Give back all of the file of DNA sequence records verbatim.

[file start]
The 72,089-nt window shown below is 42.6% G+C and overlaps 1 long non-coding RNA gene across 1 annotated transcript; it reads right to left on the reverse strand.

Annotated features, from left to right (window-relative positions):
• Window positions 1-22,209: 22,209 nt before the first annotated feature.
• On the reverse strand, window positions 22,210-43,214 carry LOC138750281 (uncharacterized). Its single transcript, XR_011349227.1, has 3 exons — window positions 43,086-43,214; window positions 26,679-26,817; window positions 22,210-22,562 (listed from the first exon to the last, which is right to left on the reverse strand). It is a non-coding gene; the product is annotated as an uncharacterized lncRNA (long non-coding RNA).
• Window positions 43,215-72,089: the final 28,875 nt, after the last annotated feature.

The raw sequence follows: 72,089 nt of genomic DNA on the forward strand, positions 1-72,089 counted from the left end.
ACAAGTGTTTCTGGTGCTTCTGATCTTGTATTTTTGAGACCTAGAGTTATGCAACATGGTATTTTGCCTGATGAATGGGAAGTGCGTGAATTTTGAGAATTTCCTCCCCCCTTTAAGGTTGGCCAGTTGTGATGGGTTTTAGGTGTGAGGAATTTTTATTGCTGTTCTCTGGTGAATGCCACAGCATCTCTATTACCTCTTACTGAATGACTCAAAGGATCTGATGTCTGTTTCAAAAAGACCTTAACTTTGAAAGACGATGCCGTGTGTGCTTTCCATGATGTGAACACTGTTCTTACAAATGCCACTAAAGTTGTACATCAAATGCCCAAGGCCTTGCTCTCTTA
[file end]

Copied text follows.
The 72,089-nt window shown below is 42.6% G+C and overlaps 1 long non-coding RNA gene across 1 annotated transcript; it reads right to left on the reverse strand.

Annotated features, from left to right (window-relative positions):
• Window positions 1-22,209: 22,209 nt before the first annotated feature.
• On the reverse strand, window positions 22,210-43,214 carry LOC138750281 (uncharacterized). Its single transcript, XR_011349227.1, has 3 exons — window positions 43,086-43,214; window positions 26,679-26,817; window positions 22,210-22,562 (listed from the first exon to the last, which is right to left on the reverse strand). It is a non-coding gene; the product is annotated as an uncharacterized lncRNA (long non-coding RNA).
• Window positions 43,215-72,089: the final 28,875 nt, after the last annotated feature.

The raw sequence follows: 72,089 nt of genomic DNA on the forward strand, positions 1-72,089 counted from the left end.
ACAAGTGTTTCTGGTGCTTCTGATCTTGTATTTTTGAGACCTAGAGTTATGCAACATGGTATTTTGCCTGATGAATGGGAAGTGCGTGAATTTTGAGAATTTCCTCCCCCCTTTAAGGTTGGCCAGTTGTGATGGGTTTTAGGTGTGAGGAATTTTTATTGCTGTTCTCTGGTGAATGCCACAGCATCTCTATTACCTCTTACTGAATGACTCAAAGGATCTGATGTCTGTTTCAAAAAGACCTTAACTTTGAAAGACGATGCCGTGTGTGCTTTCCATGATGTGAACACTGTTCTTACAAATGCCACTAAAGTTGTACATCAAATGCCCAAGGCCTTGCTCTCTTA